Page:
Three million Saudi women ‘on the roads by 2020’

The lifting of the ban on women driving marks a milestone for women in the Kingdom who have had to rely on drivers, male relatives, taxis and ride-hailing services to get to work, go shopping and simply move around. (AP)
Updated 07 July 2018
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Three million Saudi women ‘on the roads by 2020’

  • Kingdom likely to save between SR9bn and SR12bn annually after phasing out foreign drivers
  • The employment landscape in Saudi Arabia will be transformed by the historic start to women’s driving, said a report released by the online recruitment firm GulfTalent.

RIYADH: Several Shoura members, diplomats and rights activists have hailed the landmark decision of the Saudi leadership allowing women to drive, which will cut reliance on foreign workers and boost job growth in the Kingdom. 

“It will empower women and also change the employment landscape of the country,” said Mohammed Al-Khunaizi, a member of the Shoura Council.

Expressing his happiness over this historic moment, Al-Khunaizi told Arab News that “the number of expatriate drivers in the country today exceeds one million.” “The Kingdom will save between SR9 billion and SR12 billion annually after phasing out foreign drivers,” said the Shoura member, while calling the day (June 24) “the biggest day in the history of the Kingdom.”

He said that “the female driving will help create more and diverse job opportunities for women, a move which is in line with the Saudi Vision 2030.”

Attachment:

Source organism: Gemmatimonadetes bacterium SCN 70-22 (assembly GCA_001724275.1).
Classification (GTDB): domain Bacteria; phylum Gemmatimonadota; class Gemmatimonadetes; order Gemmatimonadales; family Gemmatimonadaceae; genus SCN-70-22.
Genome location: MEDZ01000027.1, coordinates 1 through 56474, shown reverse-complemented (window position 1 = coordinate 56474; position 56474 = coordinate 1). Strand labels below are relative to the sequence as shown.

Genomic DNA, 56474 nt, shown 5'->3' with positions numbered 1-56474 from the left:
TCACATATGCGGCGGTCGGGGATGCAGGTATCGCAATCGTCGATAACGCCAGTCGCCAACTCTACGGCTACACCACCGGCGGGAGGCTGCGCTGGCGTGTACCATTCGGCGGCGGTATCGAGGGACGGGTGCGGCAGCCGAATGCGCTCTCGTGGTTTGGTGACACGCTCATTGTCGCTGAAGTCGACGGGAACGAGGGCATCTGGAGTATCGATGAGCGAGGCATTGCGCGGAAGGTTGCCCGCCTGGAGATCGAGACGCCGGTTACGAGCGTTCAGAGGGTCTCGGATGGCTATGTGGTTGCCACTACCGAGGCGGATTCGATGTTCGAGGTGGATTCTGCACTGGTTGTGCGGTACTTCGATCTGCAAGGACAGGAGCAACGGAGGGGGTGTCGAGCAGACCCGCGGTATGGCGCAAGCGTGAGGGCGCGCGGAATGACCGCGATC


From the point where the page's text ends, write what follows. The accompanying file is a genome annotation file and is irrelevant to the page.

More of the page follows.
“In fact, a large number of Saudi women, as far as I know, have decided to drop their kids to schools, go to supermarkets and visit government offices themselves, ensuring more cohesion, security and dignity for women,” added Al-Khunaizi.  

“It is indeed a courageous step of the Saudi government and its institutions,” said the Shoura member, while referring to the support extended by Shoura Council to this decision.

Commending the decision, which is like history in the making before his own eyes, German Ambassador Dieter W. Haller said: “June 24 marks another important step on Saudi Arabia’s way to modernity. It helps the families and it will boost the Saudi economy… and we welcome it and commend the Saudi leadership for this wise decision.”

“I am very proud to witness this historic moment in the Kingdom,” said Luca Ferrari, Italian ambassador.

He said women driving is a major milestone in the implementation of “the economic and social transformation plan wisely envisaged by King Salman and Crown Prince Mohammed bin Salman.”

The Italian envoy, while referring to the reforms in the Kingdom, said: “Women empowerment is a crucial step toward a more inclusive society and a balanced economic growth.” 

Referring to the move, Dr. Ibrahim Al-Quayid, a founding member of the National Society of Human Rights (NSHR), said women driving will boost mobility and ease pressure on family members. 

“Earlier, husbands without drivers were obliged to drive their wives if they need to go to a doctor or for shopping,” said Al-Quayid, adding that the driving by women will boost productivity.

“Most employers, at least in the public sector, accept the cultural norm, implying that driving one’s wife is a legitimate reason not to be present at work,” he added. “This makes lifting the ban on women driving an essential step by the Saudi government in order to make the Saudi economy more efficient in the long run,” he said.